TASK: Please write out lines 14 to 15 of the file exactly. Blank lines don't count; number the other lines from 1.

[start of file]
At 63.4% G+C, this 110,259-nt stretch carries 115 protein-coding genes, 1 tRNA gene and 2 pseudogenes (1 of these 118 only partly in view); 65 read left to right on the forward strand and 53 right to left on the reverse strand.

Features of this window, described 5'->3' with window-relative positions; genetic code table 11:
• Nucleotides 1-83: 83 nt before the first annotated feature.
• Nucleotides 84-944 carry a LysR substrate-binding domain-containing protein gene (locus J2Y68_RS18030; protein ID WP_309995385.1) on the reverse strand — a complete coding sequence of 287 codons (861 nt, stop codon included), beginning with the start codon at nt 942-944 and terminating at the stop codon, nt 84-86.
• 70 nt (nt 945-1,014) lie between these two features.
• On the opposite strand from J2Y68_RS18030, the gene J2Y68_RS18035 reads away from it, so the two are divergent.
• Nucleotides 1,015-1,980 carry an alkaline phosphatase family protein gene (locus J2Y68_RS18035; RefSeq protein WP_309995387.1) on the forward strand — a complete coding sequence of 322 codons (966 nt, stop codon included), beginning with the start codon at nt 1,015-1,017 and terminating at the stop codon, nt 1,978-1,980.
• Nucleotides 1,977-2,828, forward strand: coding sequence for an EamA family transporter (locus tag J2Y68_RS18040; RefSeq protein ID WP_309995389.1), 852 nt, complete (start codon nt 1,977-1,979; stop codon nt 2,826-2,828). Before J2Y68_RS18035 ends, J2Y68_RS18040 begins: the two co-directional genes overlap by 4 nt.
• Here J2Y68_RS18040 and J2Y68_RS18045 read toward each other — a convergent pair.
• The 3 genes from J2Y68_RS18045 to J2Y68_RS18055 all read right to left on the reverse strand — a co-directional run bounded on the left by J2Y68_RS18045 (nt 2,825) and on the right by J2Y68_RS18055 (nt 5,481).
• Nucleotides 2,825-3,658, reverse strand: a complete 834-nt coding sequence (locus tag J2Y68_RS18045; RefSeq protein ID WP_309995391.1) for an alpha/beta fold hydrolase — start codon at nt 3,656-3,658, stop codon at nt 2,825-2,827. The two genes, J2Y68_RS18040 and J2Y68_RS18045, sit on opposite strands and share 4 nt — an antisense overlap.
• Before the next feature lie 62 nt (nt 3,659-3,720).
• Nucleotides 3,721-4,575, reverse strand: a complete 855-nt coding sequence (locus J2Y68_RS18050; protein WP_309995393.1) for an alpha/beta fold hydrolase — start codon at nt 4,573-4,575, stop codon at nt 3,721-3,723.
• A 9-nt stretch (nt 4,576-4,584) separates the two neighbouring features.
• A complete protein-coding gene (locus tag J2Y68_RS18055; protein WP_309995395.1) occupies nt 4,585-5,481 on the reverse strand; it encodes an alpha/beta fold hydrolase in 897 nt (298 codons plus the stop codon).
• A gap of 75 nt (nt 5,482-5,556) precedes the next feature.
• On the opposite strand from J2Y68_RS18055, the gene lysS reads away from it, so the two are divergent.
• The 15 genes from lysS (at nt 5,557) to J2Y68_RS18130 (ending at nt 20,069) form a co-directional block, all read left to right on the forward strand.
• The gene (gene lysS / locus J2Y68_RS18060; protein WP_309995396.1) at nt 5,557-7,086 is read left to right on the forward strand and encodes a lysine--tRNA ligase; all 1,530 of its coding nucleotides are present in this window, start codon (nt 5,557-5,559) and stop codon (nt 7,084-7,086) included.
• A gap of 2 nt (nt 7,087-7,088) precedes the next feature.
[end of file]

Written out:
• A 9-nt stretch (nt 4,576-4,584) separates the two neighbouring features.
• A complete protein-coding gene (locus tag J2Y68_RS18055; protein WP_309995395.1) occupies nt 4,585-5,481 on the reverse strand; it encodes an alpha/beta fold hydrolase in 897 nt (298 codons plus the stop codon).